Lymphogranuloma venereum has three stages. In its primary stage, the disease is more likely to be detected in men; it may go unnoticed in women. After an incubation period of four to 30 days, a small painless ulcer or blister develops in the genital area.
Second-stage LGV develops between one and six weeks later. In this stage, the infection spreads to the lymphatic system, forming buboes (swellings) in the lymph nodes of the groin area. The buboes often merge, soften, and rupture, forming sinuses and fistulas (hollow passages and ducts) that carry an infectious bloody discharge to the outside of the body. Patients with second-stage LGV may also have fever, nausea, headaches, pains in their joints, skin rashes, and enlargement of the spleen or liver.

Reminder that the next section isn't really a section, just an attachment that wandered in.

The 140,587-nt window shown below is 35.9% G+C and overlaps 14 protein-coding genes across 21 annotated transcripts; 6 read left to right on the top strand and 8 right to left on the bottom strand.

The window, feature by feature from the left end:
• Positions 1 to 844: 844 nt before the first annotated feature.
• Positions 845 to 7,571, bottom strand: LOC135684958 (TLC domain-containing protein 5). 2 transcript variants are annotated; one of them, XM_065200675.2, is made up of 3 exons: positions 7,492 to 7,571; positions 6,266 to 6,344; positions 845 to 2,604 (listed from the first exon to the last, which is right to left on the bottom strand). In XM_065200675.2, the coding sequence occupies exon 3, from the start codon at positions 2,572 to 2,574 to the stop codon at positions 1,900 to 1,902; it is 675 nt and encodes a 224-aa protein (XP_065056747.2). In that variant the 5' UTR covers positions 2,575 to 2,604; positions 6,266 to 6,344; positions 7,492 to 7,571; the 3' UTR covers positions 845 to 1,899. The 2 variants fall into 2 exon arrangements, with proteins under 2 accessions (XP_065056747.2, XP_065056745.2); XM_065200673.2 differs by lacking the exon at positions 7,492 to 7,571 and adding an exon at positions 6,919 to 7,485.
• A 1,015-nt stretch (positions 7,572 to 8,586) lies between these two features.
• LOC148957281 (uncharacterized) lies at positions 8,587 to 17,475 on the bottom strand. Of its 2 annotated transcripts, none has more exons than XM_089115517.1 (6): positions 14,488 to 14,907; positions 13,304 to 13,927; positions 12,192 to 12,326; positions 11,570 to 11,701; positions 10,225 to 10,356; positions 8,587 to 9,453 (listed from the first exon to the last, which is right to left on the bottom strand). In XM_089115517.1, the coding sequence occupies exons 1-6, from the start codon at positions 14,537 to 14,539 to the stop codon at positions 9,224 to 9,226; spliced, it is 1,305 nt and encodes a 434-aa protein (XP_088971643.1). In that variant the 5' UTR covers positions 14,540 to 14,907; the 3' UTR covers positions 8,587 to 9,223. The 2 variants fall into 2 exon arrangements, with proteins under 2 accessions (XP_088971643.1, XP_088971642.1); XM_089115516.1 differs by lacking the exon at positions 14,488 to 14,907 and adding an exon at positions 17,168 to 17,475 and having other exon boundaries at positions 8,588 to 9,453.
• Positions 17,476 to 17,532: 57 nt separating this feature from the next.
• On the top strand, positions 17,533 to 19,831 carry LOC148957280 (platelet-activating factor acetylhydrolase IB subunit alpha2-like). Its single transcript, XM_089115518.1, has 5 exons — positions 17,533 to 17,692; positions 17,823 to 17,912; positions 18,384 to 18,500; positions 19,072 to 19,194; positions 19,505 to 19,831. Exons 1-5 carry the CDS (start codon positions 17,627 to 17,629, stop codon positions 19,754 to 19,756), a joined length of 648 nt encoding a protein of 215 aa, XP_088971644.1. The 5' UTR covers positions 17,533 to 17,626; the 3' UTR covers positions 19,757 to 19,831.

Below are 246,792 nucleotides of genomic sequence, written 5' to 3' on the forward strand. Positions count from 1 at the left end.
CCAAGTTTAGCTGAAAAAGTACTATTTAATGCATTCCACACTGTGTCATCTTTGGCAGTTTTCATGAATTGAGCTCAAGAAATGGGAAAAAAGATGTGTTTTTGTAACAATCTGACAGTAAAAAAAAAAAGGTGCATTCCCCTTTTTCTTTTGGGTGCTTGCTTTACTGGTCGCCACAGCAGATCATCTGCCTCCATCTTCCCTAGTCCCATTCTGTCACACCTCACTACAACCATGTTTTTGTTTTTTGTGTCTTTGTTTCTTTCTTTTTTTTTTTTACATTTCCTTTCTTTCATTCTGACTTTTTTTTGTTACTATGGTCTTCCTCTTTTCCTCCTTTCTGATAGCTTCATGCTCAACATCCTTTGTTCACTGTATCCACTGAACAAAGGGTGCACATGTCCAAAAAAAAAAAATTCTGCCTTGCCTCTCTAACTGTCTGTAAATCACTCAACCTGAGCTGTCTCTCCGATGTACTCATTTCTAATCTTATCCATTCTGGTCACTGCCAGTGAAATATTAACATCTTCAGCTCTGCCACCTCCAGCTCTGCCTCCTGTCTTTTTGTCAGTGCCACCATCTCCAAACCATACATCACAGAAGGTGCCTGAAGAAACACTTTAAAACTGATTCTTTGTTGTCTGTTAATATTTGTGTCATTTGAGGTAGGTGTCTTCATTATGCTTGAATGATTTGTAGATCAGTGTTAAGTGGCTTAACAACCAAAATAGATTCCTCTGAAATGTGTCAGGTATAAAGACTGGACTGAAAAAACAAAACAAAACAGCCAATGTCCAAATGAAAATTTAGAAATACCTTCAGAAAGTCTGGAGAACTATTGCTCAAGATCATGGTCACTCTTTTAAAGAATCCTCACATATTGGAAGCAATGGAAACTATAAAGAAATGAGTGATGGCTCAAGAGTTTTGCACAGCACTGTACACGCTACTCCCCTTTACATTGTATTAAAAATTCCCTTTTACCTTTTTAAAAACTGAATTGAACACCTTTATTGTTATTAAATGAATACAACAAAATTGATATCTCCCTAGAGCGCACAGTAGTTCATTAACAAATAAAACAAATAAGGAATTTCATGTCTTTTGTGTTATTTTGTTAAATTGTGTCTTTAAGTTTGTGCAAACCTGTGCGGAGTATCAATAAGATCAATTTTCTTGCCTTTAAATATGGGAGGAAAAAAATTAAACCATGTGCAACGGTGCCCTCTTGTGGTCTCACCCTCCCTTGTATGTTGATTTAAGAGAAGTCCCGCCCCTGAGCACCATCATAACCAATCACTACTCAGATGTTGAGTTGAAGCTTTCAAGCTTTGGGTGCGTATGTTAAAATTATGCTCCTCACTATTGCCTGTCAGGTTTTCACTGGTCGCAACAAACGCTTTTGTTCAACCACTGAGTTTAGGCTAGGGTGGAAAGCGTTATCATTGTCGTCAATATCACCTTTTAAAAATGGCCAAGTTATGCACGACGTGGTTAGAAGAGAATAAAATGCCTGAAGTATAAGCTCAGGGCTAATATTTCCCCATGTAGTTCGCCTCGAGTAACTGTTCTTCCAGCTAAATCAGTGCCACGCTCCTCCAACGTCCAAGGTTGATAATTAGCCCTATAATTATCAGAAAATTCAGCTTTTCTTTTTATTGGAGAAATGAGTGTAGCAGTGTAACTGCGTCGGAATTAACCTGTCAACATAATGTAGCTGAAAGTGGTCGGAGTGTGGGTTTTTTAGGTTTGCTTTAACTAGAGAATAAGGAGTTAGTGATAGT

Third-stage LGV, which is sometimes called anogenitorectal syndrome, develops in about 25% of patients. In men, this stage is usually seen in homosexuals. Third-stage LGV is marked by rectalpain, constipation, a discharge containing pus or bloody mucus, and the development of strictures (narrowing or tightening of a body passage) in the rectum or vagina.